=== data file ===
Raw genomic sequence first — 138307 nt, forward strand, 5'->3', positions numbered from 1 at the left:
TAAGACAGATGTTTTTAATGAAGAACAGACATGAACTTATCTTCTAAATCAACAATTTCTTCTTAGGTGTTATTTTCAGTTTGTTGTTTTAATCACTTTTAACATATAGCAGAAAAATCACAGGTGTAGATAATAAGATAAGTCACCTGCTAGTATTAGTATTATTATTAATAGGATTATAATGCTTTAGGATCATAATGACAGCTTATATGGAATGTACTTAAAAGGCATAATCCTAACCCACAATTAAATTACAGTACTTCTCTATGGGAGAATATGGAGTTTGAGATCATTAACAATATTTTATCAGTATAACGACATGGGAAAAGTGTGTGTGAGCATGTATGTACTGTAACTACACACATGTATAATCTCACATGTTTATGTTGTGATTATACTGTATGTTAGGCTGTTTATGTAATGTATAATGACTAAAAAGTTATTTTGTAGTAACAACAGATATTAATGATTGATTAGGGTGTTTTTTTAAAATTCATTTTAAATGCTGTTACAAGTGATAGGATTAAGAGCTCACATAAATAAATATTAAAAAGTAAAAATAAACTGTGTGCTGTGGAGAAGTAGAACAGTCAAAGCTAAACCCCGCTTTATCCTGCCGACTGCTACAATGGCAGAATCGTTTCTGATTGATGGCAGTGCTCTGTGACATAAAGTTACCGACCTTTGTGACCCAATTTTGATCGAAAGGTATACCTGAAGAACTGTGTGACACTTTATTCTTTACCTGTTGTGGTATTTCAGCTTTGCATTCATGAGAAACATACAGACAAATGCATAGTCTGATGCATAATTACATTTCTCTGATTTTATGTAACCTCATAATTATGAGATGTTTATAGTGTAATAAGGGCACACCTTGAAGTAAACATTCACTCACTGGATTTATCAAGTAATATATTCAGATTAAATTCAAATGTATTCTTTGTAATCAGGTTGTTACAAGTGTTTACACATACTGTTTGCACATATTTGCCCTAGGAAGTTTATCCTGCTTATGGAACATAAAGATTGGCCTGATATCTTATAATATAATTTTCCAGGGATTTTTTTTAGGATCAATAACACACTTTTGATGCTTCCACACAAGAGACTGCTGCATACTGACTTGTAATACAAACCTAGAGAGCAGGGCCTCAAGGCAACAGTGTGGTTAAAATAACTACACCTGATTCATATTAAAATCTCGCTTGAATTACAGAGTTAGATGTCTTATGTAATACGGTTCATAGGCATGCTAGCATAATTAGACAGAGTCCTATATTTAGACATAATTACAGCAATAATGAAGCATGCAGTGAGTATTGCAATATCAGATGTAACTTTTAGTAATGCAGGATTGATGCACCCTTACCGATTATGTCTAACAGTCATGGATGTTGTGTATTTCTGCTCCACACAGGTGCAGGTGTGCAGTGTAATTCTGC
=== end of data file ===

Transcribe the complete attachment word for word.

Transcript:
Raw genomic sequence first — 138307 nt, forward strand, 5'->3', positions numbered from 1 at the left:
TAAGACAGATGTTTTTAATGAAGAACAGACATGAACTTATCTTCTAAATCAACAATTTCTTCTTAGGTGTTATTTTCAGTTTGTTGTTTTAATCACTTTTAACATATAGCAGAAAAATCACAGGTGTAGATAATAAGATAAGTCACCTGCTAGTATTAGTATTATTATTAATAGGATTATAATGCTTTAGGATCATAATGACAGCTTATATGGAATGTACTTAAAAGGCATAATCCTAACCCACAATTAAATTACAGTACTTCTCTATGGGAGAATATGGAGTTTGAGATCATTAACAATATTTTATCAGTATAACGACATGGGAAAAGTGTGTGTGAGCATGTATGTACTGTAACTACACACATGTATAATCTCACATGTTTATGTTGTGATTATACTGTATGTTAGGCTGTTTATGTAATGTATAATGACTAAAAAGTTATTTTGTAGTAACAACAGATATTAATGATTGATTAGGGTGTTTTTTTAAAATTCATTTTAAATGCTGTTACAAGTGATAGGATTAAGAGCTCACATAAATAAATATTAAAAAGTAAAAATAAACTGTGTGCTGTGGAGAAGTAGAACAGTCAAAGCTAAACCCCGCTTTATCCTGCCGACTGCTACAATGGCAGAATCGTTTCTGATTGATGGCAGTGCTCTGTGACATAAAGTTACCGACCTTTGTGACCCAATTTTGATCGAAAGGTATACCTGAAGAACTGTGTGACACTTTATTCTTTACCTGTTGTGGTATTTCAGCTTTGCATTCATGAGAAACATACAGACAAATGCATAGTCTGATGCATAATTACATTTCTCTGATTTTATGTAACCTCATAATTATGAGATGTTTATAGTGTAATAAGGGCACACCTTGAAGTAAACATTCACTCACTGGATTTATCAAGTAATATATTCAGATTAAATTCAAATGTATTCTTTGTAATCAGGTTGTTACAAGTGTTTACACATACTGTTTGCACATATTTGCCCTAGGAAGTTTATCCTGCTTATGGAACATAAAGATTGGCCTGATATCTTATAATATAATTTTCCAGGGATTTTTTTTAGGATCAATAACACACTTTTGATGCTTCCACACAAGAGACTGCTGCATACTGACTTGTAATACAAACCTAGAGAGCAGGGCCTCAAGGCAACAGTGTGGTTAAAATAACTACACCTGATTCATATTAAAATCTCGCTTGAATTACAGAGTTAGATGTCTTATGTAATACGGTTCATAGGCATGCTAGCATAATTAGACAGAGTCCTATATTTAGACATAATTACAGCAATAATGAAGCATGCAGTGAGTATTGCAATATCAGATGTAACTTTTAGTAATGCAGGATTGATGCACCCTTACCGATTATGTCTAACAGTCATGGATGTTGTGTATTTCTGCTCCACACAGGTGCAGGTGTGCAGTGTAATTCTGC